Realizing and utilizing their strengths also works effectively for more practical business matters. “No one person is good at everything,” says Marc, “so we know our strengths and know what works for us. If I had to do it all by myself, I don’t know if I would be growing the business without Tiffany’s [big picture] vision. On the other hand,” he quips, “I don’t think Tiffany would last very long without knowing how much money she has in the bank.” (Marc keeps her updated at least once a month on the financials with graphs, which appeal to Tiffany’s “big picture” style.)
Most of their business is generated via word-of-mouth, referrals and the couple’s expert networking skills (in person and via social media), although clients seem to be more comfortable booking Marc for real estate photography online. But, importantly, it’s their different strengths in photography that often present opportunities to grow their business by what the Angeles’ call “cross pollination.” Marc’s real estate clients, for example, might need a headshot or a family portrait, so it’s easy for him to refer them to Tiffany and convert them into portrait clients. It’s also easy for each to “sell” the other’s talents at parties. “Marc will say, ‘she’s an amazing children’s photographer’ and if I’m talking to a real estate agent, it’s easier for me to say, ‘he’s the best architectural photographer in Beverly Hills,’ ” Tiffany explains.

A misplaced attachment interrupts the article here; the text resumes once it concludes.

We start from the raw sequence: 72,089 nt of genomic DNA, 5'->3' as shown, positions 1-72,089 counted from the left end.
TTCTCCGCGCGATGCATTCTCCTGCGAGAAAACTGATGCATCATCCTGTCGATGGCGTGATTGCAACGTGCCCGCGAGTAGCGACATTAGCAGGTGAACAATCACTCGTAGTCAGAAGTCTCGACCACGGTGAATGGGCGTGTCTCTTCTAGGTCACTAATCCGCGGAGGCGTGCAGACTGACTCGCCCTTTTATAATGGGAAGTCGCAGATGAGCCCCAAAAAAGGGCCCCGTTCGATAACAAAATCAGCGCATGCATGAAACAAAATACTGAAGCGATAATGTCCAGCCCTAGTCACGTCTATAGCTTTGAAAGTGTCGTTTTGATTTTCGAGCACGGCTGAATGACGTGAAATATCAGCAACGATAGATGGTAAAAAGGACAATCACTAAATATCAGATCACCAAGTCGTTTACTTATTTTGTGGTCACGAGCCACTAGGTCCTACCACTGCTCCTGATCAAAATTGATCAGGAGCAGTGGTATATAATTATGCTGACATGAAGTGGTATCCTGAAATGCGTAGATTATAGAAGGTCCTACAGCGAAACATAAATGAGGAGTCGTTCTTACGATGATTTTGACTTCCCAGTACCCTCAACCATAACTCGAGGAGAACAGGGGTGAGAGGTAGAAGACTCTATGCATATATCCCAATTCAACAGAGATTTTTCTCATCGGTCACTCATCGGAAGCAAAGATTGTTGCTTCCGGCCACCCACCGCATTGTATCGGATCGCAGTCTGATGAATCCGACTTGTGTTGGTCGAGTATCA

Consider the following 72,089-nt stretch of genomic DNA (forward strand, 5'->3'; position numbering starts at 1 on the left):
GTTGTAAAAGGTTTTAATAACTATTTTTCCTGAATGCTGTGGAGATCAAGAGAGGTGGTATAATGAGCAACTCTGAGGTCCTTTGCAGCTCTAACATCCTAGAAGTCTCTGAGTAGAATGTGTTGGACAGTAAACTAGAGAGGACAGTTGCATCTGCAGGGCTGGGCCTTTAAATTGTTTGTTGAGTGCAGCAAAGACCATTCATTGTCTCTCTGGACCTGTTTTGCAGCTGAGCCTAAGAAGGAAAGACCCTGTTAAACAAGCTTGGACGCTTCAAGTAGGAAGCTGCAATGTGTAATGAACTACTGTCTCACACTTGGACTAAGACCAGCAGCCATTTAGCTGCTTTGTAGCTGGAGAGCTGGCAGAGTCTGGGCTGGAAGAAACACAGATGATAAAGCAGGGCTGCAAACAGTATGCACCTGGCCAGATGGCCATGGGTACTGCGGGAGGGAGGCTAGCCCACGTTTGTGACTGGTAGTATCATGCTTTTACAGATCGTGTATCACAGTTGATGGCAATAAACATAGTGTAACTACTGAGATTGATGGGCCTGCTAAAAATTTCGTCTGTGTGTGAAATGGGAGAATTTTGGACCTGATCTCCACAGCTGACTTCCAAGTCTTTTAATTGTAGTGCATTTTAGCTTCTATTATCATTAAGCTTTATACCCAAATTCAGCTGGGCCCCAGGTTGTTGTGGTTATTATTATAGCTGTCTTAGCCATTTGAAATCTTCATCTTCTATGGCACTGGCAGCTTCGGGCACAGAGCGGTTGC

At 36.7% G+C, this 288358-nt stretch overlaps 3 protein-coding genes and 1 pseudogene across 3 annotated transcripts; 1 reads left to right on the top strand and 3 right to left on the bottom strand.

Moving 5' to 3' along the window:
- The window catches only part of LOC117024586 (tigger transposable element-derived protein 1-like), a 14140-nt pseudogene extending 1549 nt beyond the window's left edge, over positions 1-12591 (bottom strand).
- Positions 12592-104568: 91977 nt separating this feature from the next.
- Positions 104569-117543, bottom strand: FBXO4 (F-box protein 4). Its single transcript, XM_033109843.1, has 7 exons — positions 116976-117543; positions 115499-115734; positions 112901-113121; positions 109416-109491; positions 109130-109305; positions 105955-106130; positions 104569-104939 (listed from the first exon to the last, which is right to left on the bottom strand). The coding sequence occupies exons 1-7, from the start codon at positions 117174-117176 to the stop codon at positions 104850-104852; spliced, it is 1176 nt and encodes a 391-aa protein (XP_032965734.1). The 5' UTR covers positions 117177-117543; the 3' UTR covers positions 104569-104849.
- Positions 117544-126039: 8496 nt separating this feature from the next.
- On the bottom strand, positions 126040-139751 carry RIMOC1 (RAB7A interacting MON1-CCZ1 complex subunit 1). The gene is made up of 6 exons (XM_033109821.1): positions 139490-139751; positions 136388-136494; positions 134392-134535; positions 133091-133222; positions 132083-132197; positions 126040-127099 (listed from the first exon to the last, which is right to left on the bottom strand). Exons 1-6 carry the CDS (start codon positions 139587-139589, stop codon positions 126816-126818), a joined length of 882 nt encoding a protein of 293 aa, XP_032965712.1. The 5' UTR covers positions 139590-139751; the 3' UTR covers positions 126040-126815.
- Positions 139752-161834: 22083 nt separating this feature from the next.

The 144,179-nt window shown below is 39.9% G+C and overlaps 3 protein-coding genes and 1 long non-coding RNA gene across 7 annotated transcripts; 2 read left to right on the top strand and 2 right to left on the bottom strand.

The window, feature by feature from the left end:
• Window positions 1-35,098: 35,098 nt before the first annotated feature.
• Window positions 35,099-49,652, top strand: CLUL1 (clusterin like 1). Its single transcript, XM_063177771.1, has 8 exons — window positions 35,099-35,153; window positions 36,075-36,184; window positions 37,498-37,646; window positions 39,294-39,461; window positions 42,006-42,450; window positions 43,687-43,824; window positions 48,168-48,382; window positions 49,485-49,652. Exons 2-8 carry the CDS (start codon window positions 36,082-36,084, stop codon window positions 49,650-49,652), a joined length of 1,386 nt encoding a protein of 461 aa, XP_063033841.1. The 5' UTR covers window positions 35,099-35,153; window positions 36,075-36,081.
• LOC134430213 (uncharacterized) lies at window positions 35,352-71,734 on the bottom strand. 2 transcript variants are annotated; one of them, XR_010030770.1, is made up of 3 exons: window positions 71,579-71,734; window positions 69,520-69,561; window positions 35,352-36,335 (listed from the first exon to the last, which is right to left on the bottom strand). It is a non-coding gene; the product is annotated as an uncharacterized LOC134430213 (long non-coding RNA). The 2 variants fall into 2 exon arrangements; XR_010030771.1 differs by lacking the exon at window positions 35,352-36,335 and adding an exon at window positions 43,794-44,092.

“I think we’ve done so well in business because we have opposite skill sets,” she continues. “Marc never would have started a business without me in his life and I wouldn’t be able to run a business without him in my life.” However, she points out, “We don’t have such a firm line in the sand that we can’t help each other out. It’s not like that’s your job and I’m not going to do it. It goes back to the way we are in life and our personalities. We’re both willing to give 110 percent.”
Magnolia Pair Britney Smith and Holly Everett
Britney Smith and Holly Everett met in high school and the two Louisiana-based photographers have been friends ever since. Although they attended college separately, they both ended up starting their own wedding photography business and always joked about owning a business together. But, says Holly, “I never really thought about how to make it work.”